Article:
One might say that with Veinte años, Omara has been at center stage of a long and beautiful performance history. She confesses that it was the first song she sang when she was just four years old and it’s easy to understand her emotional attachment to the piece. Over the years, she has been adapting it to her own style, managing to bring out all its power and meaning.
In Omara’s concerts, an awe-inspiring process of synthesis takes place between the high points and defining moments of popular Cuban music. Her voice guides us through a modernizing process of the Trova Santiaguera, Filin, Son, Latin Jazz and Nueva Trova. Going to one of her concerts is a great chance to review the fusion of Cuban rhythms. While Omara was with the D’Aida group, she learned a lot about how to use her voice. She told us that she learned how to feel each piece so that she could transmit that same feeling to her audiences.
Her international debut was at the Sopot International Festival in Poland. For her this was a complicated but fascinating period because she had to find her own style and a new repertoire. Then she was invited to participate in the Encounter for Political Song in 1967 at the Casa de las Americas and she began to test the waters of the Nueva Trova in songs like Pablo Milanes’ Mis veintidós años and Silvio Rodríguez’s La era está pariendo un corazón. More tours and festivals followed, all reaffirming her spectacular interpretive talent.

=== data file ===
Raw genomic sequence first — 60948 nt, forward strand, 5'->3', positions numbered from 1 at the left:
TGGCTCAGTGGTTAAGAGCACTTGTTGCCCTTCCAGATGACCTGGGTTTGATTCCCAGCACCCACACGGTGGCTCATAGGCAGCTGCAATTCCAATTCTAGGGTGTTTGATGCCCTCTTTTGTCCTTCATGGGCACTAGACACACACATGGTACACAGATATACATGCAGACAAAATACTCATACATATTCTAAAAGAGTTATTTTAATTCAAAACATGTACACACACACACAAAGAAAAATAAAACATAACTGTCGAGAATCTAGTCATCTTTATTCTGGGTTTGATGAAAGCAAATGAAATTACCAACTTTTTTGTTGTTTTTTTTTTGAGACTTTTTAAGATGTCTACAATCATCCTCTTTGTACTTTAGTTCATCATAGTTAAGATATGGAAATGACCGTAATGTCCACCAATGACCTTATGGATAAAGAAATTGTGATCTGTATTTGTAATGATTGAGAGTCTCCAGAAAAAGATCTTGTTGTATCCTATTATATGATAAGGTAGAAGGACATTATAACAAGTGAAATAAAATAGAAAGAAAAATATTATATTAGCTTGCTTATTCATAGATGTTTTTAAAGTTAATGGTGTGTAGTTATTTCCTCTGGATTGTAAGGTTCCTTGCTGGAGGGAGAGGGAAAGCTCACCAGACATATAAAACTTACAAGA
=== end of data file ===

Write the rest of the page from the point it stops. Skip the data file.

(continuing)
She keeps a very warm place in her heart for memories of performances in Brazil with the exceptional Maria Bethania. Every night the two of them would construct a kingdom of dreams based on the magic of melody and something mystical would happen.
She joined the Buenavista Social Club in 1996 without any planning. She was in the middle of a taping session and Juan de Marco, the founder of the Son group Sierra Maestra, and Ry Cooder the man who brought together the Buenavista roster, asked her to go upstairs to start rehearsing with them. That’s how it all began. Together with the Buenavista Social Club, she was launched onto the international music scene, going on numerous tours and selling astronomical numbers of CDs.
In November of 2009 she was honored with the Latin Grammy in the category of Best Contemporary Tropical Album; her CD Gracias had already received the Grand Prize at the Cubadisco Festival in May of that same year.
By the end of our conversation, Omara emphasized that for the time being she has no intentions of abandoning the kingdom of the living. During the hour and a half that we spent with her we were able to see her immersed in many plans for future work. Her daily fare continues to give “thanks to life.”
March 2015 This article formed part of the March 2015 issue of What’s On Havana The definitive monthly travel & culture guide to Havana Download our current issue of What’s On Havana, your definitive travel, culture and entertainment guide for all things happening in Havana, Cuba’s bustling and enigmatic capital city. We include features from around Cuba written by the best international travel writers covering Cuba. Our monthly online digital magazine is also available in Spanish and French.